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World Cup: Brazil vs Mexico Match Review

Brazil and Mexico's second match in the World Cup was a good one, but only for soccer fans, and Mexico. Brazil left the game with a lot of concerns, mistakes and bad news for the next games, as the team almost didn't survive a not good performance from Neymar

Winslow Townson-USA TODAY Sports


With Hulk injured in Brazil's first game against Croatia, Big Phil Scolari had some decisions to make. He could keep the team's quick wing-attacking structure with Bernard or Willian, or he could strengthen the middle by having Hernanes, which would help the creation and free up Oscar and Neymar to do their thing. None of that. Scolari opted for Ramires, a "somewhere in the middle" kind of guy, who could do the Hernanes job well, while still having speed and ability to emulate Hulk on the wing, when needed.

The match started with a nice pace. Both teams came to play, and attack, and try a lot. Brazil started better, moving the ball from side to side, creating chances and keeping possession during the first 15 minutes. After this initial pressure, the home team stopped moving the ball, and it got stuck too much on the CB's feet. Then, it directly went to Neymar, and then there was just hope that he would come up with something great. He couldn't, as he was well-defended and wasn't in his best days. The dribbles were there, but they happened far away from the goal, so that only drew fouls. And there were a lot of hard fouls in the first half, from both sides.

From the 25th minute on, Brazil started to have problems. The midfield totally disappeared, as Paulinho and Ramires stopped both defending and attacking. They just stayed there, doing something not actually related to soccer. Oscar didn't repeat the sensational game he had against Croatia, and pretty much missed everything he tried. Fred didn't play. Don't let anybody try to convince you of the opposite.

Mexico, on the other hand, played the perfect way against Brazil's weaknesses. They knew what to do, and they stuck to the gameplan, which consisted of attacking Dani Alves and Marcelo at both wings, swinging the ball back to the middle, and striking from waaaaaaaaaay outside of the box. Since the middle was difficult to penetrate, -- due to the almost perfect performances from Thiago Silva, David Luiz, and Luis Gustavo -- the correct thing to do was try from outside. And they did it. And they had the best opportunities of the half, with Hector Herrera as their best player.


Big Phil saw that things were not working like they supposed to, so he made an immediate change. Paulinho was a mess, and the most logical substitution to make was put Willian in for him, and stick Ramires to the central midfield with Gustavo. Again, Scolari didn't do anything as expected, and subbed Bernard in for Ramires, kept Paulinho on the pitch and brought the team back to the original formation.

The problem with this was that Oscar was having a horrible game, so there were zero creation. If Willian had entered, that problem could have been solved, plus Willian could attack on the wing and defend. With Bernard, Brazil completely lost the middle, he did not defend, and his offensive contributions were minimum. The Seleção couldn't complete three passes, and the ball quckly went back to the Mexicans.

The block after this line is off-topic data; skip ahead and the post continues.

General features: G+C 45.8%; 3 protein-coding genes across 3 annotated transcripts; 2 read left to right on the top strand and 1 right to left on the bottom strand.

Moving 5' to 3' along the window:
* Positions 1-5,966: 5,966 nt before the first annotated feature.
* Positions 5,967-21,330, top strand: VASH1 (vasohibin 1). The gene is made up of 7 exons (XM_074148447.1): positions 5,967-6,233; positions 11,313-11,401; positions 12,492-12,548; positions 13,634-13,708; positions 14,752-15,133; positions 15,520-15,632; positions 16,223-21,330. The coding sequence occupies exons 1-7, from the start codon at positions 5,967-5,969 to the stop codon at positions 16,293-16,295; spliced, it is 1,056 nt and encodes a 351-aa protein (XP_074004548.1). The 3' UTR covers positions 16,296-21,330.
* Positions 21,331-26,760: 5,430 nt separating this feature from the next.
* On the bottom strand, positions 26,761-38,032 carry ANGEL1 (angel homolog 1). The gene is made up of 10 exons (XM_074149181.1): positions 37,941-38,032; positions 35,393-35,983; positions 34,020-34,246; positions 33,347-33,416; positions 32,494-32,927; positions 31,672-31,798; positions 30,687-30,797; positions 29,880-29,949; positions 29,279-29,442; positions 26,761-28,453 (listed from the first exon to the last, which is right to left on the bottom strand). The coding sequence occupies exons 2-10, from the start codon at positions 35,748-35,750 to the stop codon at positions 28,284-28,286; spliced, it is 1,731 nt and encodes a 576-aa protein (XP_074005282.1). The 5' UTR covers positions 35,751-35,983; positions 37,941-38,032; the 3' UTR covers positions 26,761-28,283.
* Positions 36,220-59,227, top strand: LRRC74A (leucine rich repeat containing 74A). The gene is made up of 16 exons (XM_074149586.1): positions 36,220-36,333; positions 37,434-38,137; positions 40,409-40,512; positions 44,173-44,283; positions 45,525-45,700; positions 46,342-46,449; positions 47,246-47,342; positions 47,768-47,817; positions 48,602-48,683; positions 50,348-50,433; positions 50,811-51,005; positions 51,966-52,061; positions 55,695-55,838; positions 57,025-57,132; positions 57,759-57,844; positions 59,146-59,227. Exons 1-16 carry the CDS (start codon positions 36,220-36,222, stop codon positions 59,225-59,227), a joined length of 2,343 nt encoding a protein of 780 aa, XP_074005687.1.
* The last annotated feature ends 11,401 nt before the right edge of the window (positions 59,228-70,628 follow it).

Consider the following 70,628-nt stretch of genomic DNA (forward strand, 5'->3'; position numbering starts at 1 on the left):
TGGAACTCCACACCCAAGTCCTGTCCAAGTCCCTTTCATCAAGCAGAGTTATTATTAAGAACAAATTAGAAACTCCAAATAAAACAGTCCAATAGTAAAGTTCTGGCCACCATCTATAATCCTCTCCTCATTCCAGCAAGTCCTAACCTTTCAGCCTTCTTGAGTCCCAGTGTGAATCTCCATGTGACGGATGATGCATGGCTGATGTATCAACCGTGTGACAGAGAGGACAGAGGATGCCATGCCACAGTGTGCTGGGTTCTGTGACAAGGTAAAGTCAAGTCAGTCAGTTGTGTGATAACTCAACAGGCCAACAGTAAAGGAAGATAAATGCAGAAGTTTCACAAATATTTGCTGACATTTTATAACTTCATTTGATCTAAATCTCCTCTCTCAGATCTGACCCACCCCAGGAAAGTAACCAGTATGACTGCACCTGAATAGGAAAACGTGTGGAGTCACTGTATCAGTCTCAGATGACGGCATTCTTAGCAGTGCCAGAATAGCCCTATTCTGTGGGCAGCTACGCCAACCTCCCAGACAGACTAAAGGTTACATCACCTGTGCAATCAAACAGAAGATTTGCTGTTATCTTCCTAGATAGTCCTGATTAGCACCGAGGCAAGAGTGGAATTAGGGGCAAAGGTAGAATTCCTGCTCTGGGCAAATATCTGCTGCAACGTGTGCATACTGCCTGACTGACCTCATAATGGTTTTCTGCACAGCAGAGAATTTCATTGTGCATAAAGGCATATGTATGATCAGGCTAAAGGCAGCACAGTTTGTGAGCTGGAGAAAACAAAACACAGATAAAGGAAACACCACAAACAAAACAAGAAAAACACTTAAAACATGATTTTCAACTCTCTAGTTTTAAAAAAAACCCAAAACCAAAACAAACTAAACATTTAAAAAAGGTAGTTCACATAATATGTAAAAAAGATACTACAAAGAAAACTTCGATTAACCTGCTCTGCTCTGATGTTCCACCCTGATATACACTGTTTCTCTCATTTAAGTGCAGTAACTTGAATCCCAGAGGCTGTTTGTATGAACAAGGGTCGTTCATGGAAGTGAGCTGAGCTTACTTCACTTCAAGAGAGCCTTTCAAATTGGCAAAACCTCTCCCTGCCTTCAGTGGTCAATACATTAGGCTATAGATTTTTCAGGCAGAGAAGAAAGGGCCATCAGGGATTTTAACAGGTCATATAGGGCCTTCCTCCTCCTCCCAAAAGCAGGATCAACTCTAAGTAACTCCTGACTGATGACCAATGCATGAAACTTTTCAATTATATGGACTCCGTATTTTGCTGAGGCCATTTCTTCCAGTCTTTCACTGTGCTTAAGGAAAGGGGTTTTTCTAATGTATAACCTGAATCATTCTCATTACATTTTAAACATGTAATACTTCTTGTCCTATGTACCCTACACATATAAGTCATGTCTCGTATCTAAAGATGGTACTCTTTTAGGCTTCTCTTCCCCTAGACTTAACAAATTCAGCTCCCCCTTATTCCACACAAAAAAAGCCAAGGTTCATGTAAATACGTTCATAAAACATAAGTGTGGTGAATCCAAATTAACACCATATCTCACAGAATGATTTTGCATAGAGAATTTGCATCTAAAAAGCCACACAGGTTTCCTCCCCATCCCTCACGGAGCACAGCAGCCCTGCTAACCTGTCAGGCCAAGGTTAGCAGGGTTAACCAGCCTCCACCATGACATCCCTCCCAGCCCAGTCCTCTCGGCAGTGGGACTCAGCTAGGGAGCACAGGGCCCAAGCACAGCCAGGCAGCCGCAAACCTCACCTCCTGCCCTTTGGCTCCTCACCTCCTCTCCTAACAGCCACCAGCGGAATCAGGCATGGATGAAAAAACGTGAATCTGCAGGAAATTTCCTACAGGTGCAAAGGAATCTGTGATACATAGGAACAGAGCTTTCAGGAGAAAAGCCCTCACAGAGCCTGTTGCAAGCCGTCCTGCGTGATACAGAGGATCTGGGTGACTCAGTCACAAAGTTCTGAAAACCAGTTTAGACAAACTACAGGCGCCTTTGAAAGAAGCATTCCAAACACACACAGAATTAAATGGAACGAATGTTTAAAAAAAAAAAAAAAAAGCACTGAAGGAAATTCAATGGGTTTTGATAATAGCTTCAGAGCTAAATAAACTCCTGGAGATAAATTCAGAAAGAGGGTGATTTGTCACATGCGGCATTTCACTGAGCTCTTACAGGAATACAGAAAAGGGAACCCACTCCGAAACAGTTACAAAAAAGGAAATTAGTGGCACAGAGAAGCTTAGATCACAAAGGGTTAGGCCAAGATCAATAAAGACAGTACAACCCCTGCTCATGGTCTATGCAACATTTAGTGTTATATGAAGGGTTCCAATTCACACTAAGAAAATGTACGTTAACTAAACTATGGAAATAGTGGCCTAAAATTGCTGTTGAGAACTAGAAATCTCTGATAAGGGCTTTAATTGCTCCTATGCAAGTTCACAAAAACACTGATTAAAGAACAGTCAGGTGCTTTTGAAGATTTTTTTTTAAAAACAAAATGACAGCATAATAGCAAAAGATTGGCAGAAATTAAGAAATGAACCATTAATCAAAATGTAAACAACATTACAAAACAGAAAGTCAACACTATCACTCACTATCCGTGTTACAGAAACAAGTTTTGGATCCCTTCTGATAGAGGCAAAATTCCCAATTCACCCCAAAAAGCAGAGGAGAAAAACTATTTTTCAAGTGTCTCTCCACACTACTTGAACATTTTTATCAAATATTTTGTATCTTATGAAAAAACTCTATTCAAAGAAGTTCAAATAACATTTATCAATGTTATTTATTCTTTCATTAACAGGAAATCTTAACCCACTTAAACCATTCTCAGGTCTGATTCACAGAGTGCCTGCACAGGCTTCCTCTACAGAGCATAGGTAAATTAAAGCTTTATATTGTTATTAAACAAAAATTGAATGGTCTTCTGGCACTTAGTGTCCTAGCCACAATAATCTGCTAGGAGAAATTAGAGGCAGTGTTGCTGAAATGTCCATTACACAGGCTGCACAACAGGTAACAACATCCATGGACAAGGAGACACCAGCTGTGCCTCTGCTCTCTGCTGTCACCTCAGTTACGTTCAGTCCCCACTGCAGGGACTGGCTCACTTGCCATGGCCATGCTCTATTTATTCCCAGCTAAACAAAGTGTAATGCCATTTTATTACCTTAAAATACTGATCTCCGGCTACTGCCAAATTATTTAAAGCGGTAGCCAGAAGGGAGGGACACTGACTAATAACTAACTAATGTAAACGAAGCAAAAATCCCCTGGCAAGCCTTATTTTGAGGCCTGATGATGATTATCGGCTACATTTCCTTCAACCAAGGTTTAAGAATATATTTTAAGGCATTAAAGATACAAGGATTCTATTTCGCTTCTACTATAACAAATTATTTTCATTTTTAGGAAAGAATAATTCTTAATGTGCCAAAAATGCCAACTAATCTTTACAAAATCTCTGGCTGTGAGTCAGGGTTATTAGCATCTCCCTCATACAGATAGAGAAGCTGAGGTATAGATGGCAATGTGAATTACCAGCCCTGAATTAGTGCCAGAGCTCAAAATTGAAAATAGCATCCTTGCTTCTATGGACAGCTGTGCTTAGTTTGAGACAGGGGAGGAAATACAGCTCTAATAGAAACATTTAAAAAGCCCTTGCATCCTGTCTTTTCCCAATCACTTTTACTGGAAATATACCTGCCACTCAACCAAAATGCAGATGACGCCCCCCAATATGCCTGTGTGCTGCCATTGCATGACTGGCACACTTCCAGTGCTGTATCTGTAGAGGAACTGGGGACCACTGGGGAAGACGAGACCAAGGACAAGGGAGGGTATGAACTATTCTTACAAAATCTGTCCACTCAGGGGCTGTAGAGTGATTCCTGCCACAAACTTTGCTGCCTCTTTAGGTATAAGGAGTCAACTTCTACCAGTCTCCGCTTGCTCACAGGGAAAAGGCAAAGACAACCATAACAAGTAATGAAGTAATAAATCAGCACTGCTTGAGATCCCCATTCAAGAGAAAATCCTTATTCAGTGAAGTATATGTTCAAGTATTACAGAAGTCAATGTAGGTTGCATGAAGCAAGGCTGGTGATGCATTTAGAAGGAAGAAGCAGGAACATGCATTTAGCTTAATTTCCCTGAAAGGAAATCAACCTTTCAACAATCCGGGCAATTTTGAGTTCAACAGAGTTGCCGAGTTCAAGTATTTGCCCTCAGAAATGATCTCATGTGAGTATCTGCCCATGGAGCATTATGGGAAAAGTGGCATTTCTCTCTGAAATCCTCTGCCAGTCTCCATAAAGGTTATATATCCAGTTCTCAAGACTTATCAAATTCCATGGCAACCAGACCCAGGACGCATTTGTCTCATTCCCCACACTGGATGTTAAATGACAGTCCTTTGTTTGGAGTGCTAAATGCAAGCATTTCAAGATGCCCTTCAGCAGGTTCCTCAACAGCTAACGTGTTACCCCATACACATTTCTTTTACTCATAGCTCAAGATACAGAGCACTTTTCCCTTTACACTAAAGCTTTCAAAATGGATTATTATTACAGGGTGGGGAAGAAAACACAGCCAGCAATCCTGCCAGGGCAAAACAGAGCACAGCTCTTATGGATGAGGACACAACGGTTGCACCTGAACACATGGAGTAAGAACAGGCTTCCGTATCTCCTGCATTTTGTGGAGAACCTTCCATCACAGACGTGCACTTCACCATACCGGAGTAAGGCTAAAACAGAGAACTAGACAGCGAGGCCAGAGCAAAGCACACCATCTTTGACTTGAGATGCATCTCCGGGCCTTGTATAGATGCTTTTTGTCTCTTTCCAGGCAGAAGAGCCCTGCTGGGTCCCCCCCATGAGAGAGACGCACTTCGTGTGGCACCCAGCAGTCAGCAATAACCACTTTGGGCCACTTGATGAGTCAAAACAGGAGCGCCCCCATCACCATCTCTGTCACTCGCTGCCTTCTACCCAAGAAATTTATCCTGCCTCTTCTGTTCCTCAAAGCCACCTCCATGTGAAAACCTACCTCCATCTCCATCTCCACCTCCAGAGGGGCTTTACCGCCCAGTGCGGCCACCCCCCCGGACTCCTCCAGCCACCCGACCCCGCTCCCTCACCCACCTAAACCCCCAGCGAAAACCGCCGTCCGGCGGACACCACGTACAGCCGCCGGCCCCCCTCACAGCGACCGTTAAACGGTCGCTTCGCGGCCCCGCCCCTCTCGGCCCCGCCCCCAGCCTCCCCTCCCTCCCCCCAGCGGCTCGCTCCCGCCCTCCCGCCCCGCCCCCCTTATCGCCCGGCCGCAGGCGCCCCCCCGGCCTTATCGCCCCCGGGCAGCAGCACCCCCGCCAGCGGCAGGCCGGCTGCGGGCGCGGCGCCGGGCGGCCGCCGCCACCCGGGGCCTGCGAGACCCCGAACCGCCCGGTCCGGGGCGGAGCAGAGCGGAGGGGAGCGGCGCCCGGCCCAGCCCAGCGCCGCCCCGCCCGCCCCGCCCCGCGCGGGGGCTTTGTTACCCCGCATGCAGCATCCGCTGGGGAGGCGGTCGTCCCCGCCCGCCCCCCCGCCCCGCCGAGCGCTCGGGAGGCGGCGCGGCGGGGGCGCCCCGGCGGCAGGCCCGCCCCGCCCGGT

And El Trí did what they started to do at the end of the first half, and then some. A lot of shots outside of the box, and all of them were dangerous. Mexico had freedom to do it for as long as they wanted, as Brazil could not retain possession long enough, and the struggles continued for the entire half. The Paulinho Disaster got worse and worse as time went on, but he stayed on the field, somehow.

Brazil needed change. The midfield was lost, and creation was necessary. What does Scolari do? He puts Jô! J-Ô! We saw Fred for the first time, as he was subbed off. Jô, as expected, didn't add anything special, and he missed his only chance in the game. Somehow, his presence brought Brazil back together a bit. The team started passing the ball around more, tried to get it to Neymar, but had patience to keep possession while trying to find something. But that happened just after the 75th minute. It was a little too late, and the team was stumbling on its own mistakes.

At the end of the game, Mexico had some more chances, and Júlio César had to make saves to keep the score 0-0. The tie keeps both teams at the top of Group A, both with four points. Croatia and Cameroon will play for their lives on Wednesday.


About Guillermo Ochoa, you are as insane as his performance. Memo was incredible, with highlight reel save after highlight reel save. The first one -- and perhaps the most spectacular one -- happened at the first half, when Neymar executed a masterful header, and Ochoa pulled off a save that immediately made everyone remember the best save in history by England goalie Gordon Banks in a Pelé header at the 1970 World Cup.

Although Brazil didn't play well, they still created the most clear opportunites, and they left the game with a tie mainly because of Memo Ochoa's historical performance. It made everybody go speechless.


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